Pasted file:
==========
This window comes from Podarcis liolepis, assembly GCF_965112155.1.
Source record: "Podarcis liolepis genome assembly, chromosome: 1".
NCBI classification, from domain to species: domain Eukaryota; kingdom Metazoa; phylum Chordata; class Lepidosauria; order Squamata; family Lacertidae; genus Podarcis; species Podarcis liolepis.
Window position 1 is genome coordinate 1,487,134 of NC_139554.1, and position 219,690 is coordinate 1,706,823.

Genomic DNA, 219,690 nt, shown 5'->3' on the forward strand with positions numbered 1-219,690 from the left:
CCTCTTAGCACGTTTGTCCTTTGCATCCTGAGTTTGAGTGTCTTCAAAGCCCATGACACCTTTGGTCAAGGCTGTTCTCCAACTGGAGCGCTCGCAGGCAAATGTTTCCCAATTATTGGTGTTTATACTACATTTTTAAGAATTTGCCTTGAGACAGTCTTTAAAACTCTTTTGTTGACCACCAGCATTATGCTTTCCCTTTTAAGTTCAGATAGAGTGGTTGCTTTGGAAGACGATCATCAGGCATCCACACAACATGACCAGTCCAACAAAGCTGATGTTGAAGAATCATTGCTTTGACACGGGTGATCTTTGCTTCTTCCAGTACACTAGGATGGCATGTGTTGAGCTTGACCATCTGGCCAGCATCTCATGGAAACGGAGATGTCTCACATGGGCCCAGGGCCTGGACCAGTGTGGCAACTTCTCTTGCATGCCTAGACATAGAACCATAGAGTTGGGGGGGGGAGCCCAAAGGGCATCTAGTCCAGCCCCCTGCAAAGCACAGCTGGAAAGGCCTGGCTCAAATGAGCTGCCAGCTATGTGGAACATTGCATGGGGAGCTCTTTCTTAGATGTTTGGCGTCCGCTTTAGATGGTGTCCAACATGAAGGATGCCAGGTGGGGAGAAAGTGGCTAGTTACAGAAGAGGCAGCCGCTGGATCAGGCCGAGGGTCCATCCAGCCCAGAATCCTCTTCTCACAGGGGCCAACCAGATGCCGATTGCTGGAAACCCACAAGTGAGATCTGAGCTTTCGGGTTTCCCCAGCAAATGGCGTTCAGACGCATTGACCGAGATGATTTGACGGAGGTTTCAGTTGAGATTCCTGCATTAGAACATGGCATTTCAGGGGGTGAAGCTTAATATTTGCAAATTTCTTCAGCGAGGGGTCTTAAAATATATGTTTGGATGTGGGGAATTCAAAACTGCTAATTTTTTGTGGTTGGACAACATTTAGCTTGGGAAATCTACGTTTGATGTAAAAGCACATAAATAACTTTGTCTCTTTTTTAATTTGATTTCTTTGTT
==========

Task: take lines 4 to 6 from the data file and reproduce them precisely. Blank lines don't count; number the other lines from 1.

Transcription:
Window position 1 is genome coordinate 1,487,134 of NC_139554.1, and position 219,690 is coordinate 1,706,823.

Genomic DNA, 219,690 nt, shown 5'->3' on the forward strand with positions numbered 1-219,690 from the left:
CCTCTTAGCACGTTTGTCCTTTGCATCCTGAGTTTGAGTGTCTTCAAAGCCCATGACACCTTTGGTCAAGGCTGTTCTCCAACTGGAGCGCTCGCAGGCAAATGTTTCCCAATTATTGGTGTTTATACTACATTTTTAAGAATTTGCCTTGAGACAGTCTTTAAAACTCTTTTGTTGACCACCAGCATTATGCTTTCCCTTTTAAGTTCAGATAGAGTGGTTGCTTTGGAAGACGATCATCAGGCATCCACACAACATGACCAGTCCAACAAAGCTGATGTTGAAGAATCATTGCTTTGACACGGGTGATCTTTGCTTCTTCCAGTACACTAGGATGGCATGTGTTGAGCTTGACCATCTGGCCAGCATCTCATGGAAACGGAGATGTCTCACATGGGCCCAGGGCCTGGACCAGTGTGGCAACTTCTCTTGCATGCCTAGACATAGAACCATAGAGTTGGGGGGGGGAGCCCAAAGGGCATCTAGTCCAGCCCCCTGCAAAGCACAGCTGGAAAGGCCTGGCTCAAATGAGCTGCCAGCTATGTGGAACATTGCATGGGGAGCTCTTTCTTAGATGTTTGGCGTCCGCTTTAGATGGTGTCCAACATGAAGGATGCCAGGTGGGGAGAAAGTGGCTAGTTACAGAAGAGGCAGCCGCTGGATCAGGCCGAGGGTCCATCCAGCCCAGAATCCTCTTCTCACAGGGGCCAACCAGATGCCGATTGCTGGAAACCCACAAGTGAGATCTGAGCTTTCGGGTTTCCCCAGCAAATGGCGTTCAGACGCATTGACCGAGATGATTTGACGGAGGTTTCAGTTGAGATTCCTGCATTAGAACATGGCATTTCAGGGGGTGAAGCTTAATATTTGCAAATTTCTTCAGCGAGGGGTCTTAAAATATATGTTTGGATGTGGGGAATTCAAAACTGCTAATTTTTTGTGGTTGGACAACATTTAGCTTGGGAAATCTACGTTTGATGTAAAAGCACATAAATAACTTTGTCTCTTTTTTAATTTGATTTCTTTGTT